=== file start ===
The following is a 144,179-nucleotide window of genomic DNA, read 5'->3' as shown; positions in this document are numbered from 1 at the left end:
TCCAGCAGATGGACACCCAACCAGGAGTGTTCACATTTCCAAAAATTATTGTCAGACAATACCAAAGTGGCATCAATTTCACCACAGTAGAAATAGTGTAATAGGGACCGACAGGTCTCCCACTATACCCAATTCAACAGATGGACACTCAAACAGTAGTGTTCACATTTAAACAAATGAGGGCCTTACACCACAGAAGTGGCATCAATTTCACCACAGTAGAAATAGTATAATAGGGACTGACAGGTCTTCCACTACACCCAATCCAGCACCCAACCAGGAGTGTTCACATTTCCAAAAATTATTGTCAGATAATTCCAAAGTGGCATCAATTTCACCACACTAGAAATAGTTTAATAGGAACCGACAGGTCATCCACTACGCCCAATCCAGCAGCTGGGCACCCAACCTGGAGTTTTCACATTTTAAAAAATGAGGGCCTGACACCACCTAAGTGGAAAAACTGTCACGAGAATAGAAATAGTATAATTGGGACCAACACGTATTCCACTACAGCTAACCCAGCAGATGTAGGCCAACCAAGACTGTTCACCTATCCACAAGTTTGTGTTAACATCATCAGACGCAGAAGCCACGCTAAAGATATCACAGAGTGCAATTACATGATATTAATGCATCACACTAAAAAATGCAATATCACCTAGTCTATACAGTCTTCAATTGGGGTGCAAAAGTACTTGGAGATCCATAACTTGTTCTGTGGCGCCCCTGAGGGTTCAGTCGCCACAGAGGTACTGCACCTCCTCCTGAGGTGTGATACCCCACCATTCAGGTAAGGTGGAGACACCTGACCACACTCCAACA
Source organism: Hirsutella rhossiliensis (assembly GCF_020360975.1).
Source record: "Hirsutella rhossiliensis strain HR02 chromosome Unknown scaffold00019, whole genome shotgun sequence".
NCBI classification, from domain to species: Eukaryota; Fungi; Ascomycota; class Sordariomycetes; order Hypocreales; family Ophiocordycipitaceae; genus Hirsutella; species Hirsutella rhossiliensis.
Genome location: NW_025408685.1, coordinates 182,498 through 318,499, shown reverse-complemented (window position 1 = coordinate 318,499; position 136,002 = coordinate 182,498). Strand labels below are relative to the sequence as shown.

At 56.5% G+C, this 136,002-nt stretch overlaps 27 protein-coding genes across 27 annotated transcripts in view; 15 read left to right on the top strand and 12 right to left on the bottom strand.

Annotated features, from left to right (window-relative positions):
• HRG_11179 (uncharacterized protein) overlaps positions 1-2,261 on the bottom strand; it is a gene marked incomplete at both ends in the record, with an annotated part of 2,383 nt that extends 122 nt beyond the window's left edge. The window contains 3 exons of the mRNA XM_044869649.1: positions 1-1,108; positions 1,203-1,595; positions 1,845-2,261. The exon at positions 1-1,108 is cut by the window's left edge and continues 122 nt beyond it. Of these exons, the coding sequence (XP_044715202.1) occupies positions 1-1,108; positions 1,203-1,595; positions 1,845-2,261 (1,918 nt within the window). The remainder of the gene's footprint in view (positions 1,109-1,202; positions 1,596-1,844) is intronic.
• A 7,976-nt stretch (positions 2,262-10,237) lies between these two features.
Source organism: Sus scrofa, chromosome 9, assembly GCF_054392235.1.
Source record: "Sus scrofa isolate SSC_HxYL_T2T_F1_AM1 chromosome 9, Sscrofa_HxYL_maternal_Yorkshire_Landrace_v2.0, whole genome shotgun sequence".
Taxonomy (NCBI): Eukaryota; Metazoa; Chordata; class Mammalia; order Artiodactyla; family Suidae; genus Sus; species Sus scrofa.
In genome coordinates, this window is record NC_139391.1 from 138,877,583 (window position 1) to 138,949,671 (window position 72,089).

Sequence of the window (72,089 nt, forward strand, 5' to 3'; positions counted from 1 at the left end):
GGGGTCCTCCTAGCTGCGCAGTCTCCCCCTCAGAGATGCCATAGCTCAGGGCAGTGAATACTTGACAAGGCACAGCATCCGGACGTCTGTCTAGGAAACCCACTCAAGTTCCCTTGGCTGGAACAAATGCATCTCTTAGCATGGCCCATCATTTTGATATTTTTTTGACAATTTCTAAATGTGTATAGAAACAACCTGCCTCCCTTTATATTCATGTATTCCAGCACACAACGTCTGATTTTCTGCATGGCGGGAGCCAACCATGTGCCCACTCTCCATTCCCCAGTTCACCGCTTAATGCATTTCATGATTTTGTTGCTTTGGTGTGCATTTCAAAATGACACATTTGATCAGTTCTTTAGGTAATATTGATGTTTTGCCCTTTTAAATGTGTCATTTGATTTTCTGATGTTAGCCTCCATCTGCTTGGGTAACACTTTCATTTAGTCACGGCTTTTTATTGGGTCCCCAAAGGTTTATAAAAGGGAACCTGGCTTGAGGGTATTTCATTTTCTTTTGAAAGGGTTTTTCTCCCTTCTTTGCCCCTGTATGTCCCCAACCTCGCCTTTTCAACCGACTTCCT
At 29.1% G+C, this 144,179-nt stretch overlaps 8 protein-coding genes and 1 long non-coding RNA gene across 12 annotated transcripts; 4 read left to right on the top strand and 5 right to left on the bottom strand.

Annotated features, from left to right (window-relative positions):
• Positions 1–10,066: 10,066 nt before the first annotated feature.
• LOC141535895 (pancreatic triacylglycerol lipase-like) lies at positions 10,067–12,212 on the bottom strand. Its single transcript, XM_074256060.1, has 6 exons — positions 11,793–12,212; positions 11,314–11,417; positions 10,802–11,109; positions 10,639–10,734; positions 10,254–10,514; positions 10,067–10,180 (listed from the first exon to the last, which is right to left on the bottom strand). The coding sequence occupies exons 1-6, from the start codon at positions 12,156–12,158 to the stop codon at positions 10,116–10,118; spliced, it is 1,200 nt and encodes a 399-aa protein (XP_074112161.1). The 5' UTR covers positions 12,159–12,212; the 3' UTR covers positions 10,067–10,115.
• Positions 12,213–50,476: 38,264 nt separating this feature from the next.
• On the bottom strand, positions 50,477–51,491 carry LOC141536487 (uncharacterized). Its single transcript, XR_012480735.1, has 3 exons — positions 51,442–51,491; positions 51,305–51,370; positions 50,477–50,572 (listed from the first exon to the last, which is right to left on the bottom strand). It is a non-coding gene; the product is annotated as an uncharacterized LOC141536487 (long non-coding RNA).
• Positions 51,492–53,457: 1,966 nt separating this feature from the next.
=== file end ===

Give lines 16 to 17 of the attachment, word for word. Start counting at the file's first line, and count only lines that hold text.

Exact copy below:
GGGGTCCTCCTAGCTGCGCAGTCTCCCCCTCAGAGATGCCATAGCTCAGGGCAGTGAATACTTGACAAGGCACAGCATCCGGACGTCTGTCTAGGAAACCCACTCAAGTTCCCTTGGCTGGAACAAATGCATCTCTTAGCATGGCCCATCATTTTGATATTTTTTTGACAATTTCTAAATGTGTATAGAAACAACCTGCCTCCCTTTATATTCATGTATTCCAGCACACAACGTCTGATTTTCTGCATGGCGGGAGCCAACCATGTGCCCACTCTCCATTCCCCAGTTCACCGCTTAATGCATTTCATGATTTTGTTGCTTTGGTGTGCATTTCAAAATGACACATTTGATCAGTTCTTTAGGTAATATTGATGTTTTGCCCTTTTAAATGTGTCATTTGATTTTCTGATGTTAGCCTCCATCTGCTTGGGTAACACTTTCATTTAGTCACGGCTTTTTATTGGGTCCCCAAAGGTTTATAAAAGGGAACCTGGCTTGAGGGTATTTCATTTTCTTTTGAAAGGGTTTTTCTCCCTTCTTTGCCCCTGTATGTCCCCAACCTCGCCTTTTCAACCGACTTCCT
At 29.1% G+C, this 144,179-nt stretch overlaps 8 protein-coding genes and 1 long non-coding RNA gene across 12 annotated transcripts; 4 read left to right on the top strand and 5 right to left on the bottom strand.